9. Revamp your Politburo. Shake it up, will you? Despite your highfalutin rhetoric about Dalits, women and youth, there aren’t enough of them in the Politburo which seems to be packed with old, intolerant curmudgeons. Send half of them home and bring in Dalits and youth—and women. Prefer those who struggled at the grassroots over Johnny-come-latelys.

Neither you nor Karat nor his wife Brinda have a grassroots record. The closest you and Karat came to a “revolution” was when you both became instrumental in turning JNU into a Leftist bastion in 1970s. Marx said religion was the opium of the people. You and Karat made Marxism the opium for JNU students. And Brinda’s singular achievement was her successful struggle, while she worked for Air India, against the mandatory wearing of skirts by air hostesses. So bring into the Politburo grassroots men and women.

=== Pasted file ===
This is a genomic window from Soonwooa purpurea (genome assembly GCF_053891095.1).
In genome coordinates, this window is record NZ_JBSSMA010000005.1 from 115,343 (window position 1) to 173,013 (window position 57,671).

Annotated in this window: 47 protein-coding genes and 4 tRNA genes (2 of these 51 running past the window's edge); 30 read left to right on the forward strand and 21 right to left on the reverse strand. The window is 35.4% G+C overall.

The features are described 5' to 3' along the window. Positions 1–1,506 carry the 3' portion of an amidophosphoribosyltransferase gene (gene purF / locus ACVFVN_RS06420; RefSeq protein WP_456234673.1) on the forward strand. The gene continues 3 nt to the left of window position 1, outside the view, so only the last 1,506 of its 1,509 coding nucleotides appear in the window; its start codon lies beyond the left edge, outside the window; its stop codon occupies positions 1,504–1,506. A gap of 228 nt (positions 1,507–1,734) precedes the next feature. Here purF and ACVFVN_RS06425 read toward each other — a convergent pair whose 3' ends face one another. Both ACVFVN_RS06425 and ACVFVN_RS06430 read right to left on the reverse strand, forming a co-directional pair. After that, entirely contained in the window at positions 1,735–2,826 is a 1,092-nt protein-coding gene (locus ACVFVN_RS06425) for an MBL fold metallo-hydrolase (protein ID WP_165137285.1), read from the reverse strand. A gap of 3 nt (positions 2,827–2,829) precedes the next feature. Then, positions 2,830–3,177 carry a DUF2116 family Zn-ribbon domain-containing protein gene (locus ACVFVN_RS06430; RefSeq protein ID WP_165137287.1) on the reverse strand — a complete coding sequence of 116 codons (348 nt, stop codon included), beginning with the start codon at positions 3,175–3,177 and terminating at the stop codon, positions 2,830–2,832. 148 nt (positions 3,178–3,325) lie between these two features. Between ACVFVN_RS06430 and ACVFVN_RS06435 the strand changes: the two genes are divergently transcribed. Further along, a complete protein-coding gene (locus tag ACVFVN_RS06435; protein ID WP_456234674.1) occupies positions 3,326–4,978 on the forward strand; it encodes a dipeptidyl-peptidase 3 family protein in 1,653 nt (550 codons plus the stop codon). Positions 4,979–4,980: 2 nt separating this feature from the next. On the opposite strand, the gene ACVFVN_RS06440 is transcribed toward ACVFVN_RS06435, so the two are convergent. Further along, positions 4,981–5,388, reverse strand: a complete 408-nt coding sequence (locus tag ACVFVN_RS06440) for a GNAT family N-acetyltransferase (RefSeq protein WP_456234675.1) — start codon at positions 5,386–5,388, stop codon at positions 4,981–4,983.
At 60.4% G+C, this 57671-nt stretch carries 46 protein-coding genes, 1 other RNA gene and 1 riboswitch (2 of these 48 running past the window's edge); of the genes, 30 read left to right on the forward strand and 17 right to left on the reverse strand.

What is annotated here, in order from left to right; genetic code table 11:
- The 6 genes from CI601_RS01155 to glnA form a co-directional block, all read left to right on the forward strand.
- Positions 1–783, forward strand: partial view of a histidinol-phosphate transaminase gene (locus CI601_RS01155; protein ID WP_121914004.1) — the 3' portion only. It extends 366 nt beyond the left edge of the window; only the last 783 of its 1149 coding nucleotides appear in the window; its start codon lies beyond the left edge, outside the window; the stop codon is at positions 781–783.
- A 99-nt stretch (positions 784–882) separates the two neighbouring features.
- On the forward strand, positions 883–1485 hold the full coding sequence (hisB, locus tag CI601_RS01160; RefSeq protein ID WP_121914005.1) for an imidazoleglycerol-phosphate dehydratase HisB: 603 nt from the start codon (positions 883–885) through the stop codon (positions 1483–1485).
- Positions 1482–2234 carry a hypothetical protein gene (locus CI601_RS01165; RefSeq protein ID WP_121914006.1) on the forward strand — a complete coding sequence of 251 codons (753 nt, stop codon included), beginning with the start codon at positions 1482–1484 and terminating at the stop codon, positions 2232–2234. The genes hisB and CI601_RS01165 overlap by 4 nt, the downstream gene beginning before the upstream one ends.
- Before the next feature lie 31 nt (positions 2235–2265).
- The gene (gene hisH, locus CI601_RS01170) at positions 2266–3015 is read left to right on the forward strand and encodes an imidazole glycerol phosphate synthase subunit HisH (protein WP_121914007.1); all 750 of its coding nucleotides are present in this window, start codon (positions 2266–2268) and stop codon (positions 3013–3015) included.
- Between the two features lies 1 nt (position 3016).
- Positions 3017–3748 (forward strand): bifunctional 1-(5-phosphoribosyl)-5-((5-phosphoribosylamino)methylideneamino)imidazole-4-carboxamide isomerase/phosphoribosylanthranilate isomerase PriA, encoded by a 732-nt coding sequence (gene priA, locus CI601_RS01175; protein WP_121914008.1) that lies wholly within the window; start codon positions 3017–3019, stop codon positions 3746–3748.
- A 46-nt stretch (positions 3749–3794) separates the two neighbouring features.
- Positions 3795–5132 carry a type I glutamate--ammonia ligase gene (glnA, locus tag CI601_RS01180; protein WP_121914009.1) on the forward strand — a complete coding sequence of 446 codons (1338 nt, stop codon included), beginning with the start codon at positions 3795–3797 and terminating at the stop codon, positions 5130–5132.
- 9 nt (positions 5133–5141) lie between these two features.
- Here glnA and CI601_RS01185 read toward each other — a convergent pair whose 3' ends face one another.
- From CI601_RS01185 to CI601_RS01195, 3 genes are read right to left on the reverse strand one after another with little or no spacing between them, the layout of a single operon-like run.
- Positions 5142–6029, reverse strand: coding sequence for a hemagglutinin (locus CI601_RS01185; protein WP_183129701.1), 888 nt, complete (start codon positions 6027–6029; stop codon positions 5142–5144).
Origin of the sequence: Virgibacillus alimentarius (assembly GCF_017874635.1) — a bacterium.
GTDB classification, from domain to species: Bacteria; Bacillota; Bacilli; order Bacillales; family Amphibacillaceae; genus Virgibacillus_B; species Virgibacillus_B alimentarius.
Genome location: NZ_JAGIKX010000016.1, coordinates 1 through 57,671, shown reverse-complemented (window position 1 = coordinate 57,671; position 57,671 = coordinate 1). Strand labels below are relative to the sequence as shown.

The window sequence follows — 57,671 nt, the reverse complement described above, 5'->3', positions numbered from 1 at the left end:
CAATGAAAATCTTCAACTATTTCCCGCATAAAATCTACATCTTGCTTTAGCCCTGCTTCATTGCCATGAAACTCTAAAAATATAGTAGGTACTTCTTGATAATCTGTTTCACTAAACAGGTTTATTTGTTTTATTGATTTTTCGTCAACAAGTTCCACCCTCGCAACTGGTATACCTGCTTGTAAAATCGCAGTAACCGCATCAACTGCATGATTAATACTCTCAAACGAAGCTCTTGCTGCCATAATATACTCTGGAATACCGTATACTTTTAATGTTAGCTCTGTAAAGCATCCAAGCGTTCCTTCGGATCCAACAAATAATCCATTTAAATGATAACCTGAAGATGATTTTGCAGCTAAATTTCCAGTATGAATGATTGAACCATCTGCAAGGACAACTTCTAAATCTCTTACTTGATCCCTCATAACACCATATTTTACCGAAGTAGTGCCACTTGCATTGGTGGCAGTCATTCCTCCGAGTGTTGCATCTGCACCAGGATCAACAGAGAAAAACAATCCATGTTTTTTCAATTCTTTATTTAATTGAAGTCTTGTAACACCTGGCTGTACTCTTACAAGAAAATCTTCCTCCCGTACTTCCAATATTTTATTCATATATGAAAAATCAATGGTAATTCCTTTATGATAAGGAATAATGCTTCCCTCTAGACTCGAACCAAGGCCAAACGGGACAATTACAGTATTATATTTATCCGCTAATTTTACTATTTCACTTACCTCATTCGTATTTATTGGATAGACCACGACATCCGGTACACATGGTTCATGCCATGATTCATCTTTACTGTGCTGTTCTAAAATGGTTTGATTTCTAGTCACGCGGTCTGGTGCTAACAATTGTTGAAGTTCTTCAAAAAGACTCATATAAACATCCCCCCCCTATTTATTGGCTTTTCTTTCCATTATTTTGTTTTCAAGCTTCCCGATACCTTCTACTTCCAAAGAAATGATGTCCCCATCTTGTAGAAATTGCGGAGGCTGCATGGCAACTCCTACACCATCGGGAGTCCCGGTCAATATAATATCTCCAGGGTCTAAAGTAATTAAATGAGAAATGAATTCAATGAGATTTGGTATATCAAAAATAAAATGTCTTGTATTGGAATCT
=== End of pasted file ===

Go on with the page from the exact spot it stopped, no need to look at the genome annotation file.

10. Don’t talk of “mass struggles” if you only mean hartals or bandhs. These get on people’s nerves. Each hartal may cost you maybe 20,000 votes nationally.

11. Get on rooftops and shout till your throat gets all sore that the CPI(M) is loyal to India. That’s because – you guessed it – there are a good number of Indians who believe that you sneeze when it rains in Beijing. They remember that many CPI(M) leaders took China’s side during the Sino-Indian war.

12. Finally, make it clear who you are. Communists? Or just social democrats (or democratic socialists)? Marx said: “The theory of Communism may be summed up in one sentence: Abolish all private property.” You believe in this? If you do, you have no room in India’s politics. It seems you don’t believe in it. So you are not communists, and so drop that blighted word ‘communist’ from your party’s name: I am not the first to say this, and I won’t be the last. This is what S Prasannarajan, the Editor of Open magazine says in an article.

“Yechury cannot claim even a fraction of the future unless he takes the first definitive step towards turning the moribund CPI(M) into a social democratic party – and stops mouthing such redundant jargon as ‘neo-liberal tendencies’ and ‘imperialism’. The other option is to discard the ideological junk for the sake of political hygiene.”

First Published On : Mar 1, 2016 13:22 IST